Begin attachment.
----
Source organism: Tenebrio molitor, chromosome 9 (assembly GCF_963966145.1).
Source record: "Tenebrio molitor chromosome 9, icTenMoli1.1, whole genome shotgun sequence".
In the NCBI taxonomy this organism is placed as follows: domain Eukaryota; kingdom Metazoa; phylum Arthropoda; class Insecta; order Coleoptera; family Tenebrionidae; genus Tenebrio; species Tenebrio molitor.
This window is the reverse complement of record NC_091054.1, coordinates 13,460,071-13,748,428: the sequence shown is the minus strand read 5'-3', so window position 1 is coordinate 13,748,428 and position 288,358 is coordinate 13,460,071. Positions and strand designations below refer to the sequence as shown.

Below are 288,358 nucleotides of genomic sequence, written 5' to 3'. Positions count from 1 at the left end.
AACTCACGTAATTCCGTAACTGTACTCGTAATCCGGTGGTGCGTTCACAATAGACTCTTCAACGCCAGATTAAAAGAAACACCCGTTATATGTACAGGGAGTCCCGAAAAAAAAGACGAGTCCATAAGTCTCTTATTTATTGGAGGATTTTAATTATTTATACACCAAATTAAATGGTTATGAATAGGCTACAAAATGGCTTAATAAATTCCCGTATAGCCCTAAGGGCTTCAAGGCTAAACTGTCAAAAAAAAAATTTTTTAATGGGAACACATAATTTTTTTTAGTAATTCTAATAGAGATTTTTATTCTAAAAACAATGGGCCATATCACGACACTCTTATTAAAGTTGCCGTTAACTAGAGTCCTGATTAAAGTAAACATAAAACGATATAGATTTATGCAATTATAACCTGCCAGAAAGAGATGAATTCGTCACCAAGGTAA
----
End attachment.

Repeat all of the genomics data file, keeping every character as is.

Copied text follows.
Source organism: Tenebrio molitor, chromosome 9 (assembly GCF_963966145.1).
Source record: "Tenebrio molitor chromosome 9, icTenMoli1.1, whole genome shotgun sequence".
In the NCBI taxonomy this organism is placed as follows: domain Eukaryota; kingdom Metazoa; phylum Arthropoda; class Insecta; order Coleoptera; family Tenebrionidae; genus Tenebrio; species Tenebrio molitor.
This window is the reverse complement of record NC_091054.1, coordinates 13,460,071-13,748,428: the sequence shown is the minus strand read 5'-3', so window position 1 is coordinate 13,748,428 and position 288,358 is coordinate 13,460,071. Positions and strand designations below refer to the sequence as shown.

Below are 288,358 nucleotides of genomic sequence, written 5' to 3'. Positions count from 1 at the left end.
AACTCACGTAATTCCGTAACTGTACTCGTAATCCGGTGGTGCGTTCACAATAGACTCTTCAACGCCAGATTAAAAGAAACACCCGTTATATGTACAGGGAGTCCCGAAAAAAAAGACGAGTCCATAAGTCTCTTATTTATTGGAGGATTTTAATTATTTATACACCAAATTAAATGGTTATGAATAGGCTACAAAATGGCTTAATAAATTCCCGTATAGCCCTAAGGGCTTCAAGGCTAAACTGTCAAAAAAAAAATTTTTTAATGGGAACACATAATTTTTTTTAGTAATTCTAATAGAGATTTTTATTCTAAAAACAATGGGCCATATCACGACACTCTTATTAAAGTTGCCGTTAACTAGAGTCCTGATTAAAGTAAACATAAAACGATATAGATTTATGCAATTATAACCTGCCAGAAAGAGATGAATTCGTCACCAAGGTAA